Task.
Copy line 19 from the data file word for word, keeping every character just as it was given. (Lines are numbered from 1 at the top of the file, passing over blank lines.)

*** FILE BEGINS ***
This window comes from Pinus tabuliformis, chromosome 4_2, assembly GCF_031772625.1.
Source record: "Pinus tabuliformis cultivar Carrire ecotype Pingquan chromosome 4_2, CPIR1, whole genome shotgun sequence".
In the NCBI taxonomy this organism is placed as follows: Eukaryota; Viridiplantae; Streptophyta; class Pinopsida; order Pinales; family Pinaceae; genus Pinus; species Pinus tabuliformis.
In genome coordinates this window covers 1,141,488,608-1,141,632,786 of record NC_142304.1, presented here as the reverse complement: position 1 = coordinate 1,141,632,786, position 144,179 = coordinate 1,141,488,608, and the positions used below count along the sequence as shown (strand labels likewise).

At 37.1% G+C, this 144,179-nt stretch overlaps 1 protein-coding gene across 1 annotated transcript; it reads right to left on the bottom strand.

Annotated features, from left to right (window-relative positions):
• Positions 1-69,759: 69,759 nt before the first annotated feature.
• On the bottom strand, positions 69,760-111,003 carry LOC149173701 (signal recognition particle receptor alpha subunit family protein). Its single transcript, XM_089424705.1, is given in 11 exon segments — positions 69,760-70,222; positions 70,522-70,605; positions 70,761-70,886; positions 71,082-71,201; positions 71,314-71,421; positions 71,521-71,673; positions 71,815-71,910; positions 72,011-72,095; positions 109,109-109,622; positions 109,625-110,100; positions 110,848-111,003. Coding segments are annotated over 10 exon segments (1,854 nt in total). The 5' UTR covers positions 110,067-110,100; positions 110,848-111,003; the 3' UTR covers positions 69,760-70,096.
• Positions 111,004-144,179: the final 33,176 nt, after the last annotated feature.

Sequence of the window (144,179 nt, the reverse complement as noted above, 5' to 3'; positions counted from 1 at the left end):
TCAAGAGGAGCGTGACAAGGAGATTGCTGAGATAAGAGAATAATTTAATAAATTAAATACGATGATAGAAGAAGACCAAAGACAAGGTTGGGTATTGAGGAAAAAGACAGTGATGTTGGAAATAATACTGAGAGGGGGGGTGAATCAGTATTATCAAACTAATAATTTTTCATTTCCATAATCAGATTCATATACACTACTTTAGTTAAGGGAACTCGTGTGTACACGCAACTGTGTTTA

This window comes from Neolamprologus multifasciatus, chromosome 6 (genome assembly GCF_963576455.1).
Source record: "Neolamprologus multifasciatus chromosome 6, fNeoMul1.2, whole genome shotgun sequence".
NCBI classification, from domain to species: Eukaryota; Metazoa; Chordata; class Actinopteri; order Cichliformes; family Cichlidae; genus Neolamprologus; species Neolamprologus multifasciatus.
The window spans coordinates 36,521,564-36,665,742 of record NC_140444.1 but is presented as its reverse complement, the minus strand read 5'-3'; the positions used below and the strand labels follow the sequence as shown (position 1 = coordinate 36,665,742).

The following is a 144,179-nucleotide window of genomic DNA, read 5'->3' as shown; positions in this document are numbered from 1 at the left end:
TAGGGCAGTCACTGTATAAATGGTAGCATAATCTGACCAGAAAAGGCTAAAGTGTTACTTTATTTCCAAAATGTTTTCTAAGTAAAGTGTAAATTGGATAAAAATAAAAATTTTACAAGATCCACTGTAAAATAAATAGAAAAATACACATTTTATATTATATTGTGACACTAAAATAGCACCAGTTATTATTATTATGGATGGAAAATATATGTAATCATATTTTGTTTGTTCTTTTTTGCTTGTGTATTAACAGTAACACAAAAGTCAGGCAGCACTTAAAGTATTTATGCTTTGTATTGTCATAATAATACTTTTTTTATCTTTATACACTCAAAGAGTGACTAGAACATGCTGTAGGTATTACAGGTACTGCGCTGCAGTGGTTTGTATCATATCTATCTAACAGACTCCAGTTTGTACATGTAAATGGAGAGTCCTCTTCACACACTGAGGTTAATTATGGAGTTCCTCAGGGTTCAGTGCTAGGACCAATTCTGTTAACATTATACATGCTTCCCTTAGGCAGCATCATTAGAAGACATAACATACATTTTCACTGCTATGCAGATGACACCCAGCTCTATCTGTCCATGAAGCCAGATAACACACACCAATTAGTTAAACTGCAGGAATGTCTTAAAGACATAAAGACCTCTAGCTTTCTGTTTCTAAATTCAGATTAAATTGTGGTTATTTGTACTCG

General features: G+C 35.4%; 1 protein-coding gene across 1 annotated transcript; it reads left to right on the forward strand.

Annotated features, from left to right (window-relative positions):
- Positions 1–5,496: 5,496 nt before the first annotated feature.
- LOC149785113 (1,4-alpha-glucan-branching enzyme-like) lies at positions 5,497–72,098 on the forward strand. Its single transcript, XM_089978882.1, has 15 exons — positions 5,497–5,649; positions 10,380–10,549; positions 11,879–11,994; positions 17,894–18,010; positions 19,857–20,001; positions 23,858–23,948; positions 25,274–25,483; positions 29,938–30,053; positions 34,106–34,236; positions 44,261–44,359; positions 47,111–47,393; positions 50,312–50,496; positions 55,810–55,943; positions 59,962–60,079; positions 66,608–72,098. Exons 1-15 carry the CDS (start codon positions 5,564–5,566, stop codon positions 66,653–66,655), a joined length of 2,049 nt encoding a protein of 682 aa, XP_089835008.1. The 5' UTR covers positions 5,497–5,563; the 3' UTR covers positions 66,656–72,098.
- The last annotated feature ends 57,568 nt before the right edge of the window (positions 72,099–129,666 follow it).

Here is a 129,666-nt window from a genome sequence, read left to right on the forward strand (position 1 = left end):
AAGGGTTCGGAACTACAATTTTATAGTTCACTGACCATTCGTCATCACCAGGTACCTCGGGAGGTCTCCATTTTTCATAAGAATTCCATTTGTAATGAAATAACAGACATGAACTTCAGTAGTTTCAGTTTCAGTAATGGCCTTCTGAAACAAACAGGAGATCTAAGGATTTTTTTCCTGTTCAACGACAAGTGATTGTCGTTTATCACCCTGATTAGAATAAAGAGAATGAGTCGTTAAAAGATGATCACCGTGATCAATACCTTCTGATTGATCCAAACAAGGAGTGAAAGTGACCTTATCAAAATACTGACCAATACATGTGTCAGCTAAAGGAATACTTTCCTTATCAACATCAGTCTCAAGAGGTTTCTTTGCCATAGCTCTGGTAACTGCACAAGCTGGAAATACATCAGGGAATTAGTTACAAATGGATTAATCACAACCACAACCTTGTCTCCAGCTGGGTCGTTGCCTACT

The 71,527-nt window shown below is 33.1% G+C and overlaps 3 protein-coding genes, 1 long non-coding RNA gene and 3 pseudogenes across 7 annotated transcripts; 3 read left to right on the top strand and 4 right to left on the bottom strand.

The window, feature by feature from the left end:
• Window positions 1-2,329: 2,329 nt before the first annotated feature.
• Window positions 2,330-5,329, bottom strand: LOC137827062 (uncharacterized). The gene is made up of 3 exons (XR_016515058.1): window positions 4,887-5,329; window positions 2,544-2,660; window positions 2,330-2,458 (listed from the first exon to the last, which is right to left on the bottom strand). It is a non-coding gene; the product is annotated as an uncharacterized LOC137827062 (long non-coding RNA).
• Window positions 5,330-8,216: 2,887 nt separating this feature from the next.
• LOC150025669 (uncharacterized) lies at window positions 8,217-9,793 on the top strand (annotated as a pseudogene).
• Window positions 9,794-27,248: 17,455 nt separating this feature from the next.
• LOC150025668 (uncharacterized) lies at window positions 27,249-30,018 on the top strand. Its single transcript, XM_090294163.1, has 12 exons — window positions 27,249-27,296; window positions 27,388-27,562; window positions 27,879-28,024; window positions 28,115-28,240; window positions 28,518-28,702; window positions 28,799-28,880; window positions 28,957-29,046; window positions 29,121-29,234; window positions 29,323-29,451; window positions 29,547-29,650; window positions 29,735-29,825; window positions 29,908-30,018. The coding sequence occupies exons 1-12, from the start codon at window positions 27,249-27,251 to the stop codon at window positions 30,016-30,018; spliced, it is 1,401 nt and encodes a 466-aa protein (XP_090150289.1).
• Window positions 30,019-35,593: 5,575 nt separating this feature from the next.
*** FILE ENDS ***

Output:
Annotated features, from left to right (window-relative positions):